DISCUSSION

         I. Exhaustion

         A. Exhaustion at Frivolity Review Stage

         Failure to exhaust administrative remedies is an affirmative defense, and inmates are not required to specially plead or demonstrate exhaustion in their complaint. Jones v. Bock, 549 U.S. 199, 216 (2007). However, the normal pleading rules still apply, and when an affirmative defense appears on the face of a complaint making it clear that a prisoner cannot state a claim for relief, dismissal is warranted under the screening process set out in 28 U.S.C. § 1915A. Id. at 214-15. “Even though a failure-to-exhaust defense is non-jurisdictional, it is like” a jurisdictional defense because such a determination “ordinarily does not deal with the merits” of a particular cause of action. Bryant v. Rich, 530 F.3d 1368, 1374 (11th Cir. 2008) (internal punctuation and citation omitted). Thus, when a prisoner admits in his complaint that he has not exhausted the grievance process, the Court should dismiss the lawsuit during the frivolity screening. See Okpala v. Drew, 248 Fed.Appx. 72, 73 (11th Cir. 2007) (per curiam); Cole v. Ellis, No. 5:10-CV-00316-RS-GRJ, 2010 WL 5564632, at *3 (N.D. Fla. Dec. 28, 2010); Rashid v. Liberty Cty. Jail, CV410-092, 2010 WL 3239241, at *1 n.1 (S.D. Ga. May 3, 2010) (“Nothing in Jones . . . forbids the Court from dismissing a complaint pursuant to § 1997e(a) if it is clear from the face.”)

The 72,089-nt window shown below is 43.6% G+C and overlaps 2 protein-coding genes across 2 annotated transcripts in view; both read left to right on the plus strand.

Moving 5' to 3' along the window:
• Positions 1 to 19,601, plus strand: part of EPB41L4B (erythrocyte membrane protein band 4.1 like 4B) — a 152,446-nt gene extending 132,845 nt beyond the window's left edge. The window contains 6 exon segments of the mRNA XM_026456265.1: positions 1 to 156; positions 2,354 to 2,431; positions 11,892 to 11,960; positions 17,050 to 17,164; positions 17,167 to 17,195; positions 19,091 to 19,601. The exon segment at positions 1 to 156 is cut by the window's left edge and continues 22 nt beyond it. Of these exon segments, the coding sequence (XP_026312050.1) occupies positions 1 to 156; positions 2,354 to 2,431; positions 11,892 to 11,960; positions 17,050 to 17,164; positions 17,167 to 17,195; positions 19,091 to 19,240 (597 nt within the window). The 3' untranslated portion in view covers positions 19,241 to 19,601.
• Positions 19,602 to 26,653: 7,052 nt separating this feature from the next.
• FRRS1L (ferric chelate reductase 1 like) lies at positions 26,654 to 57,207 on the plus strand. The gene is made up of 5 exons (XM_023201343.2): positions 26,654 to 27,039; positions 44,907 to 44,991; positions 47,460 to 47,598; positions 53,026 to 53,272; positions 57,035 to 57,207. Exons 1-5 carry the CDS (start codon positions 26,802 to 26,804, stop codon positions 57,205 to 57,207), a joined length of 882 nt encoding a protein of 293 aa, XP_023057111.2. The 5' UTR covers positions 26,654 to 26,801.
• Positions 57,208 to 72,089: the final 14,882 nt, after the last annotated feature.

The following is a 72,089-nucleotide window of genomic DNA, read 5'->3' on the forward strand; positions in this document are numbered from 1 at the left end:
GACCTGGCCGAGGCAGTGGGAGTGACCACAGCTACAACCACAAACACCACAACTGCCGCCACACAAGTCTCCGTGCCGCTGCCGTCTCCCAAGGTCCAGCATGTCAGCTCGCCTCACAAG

B. Legal Requirements for Exhaustion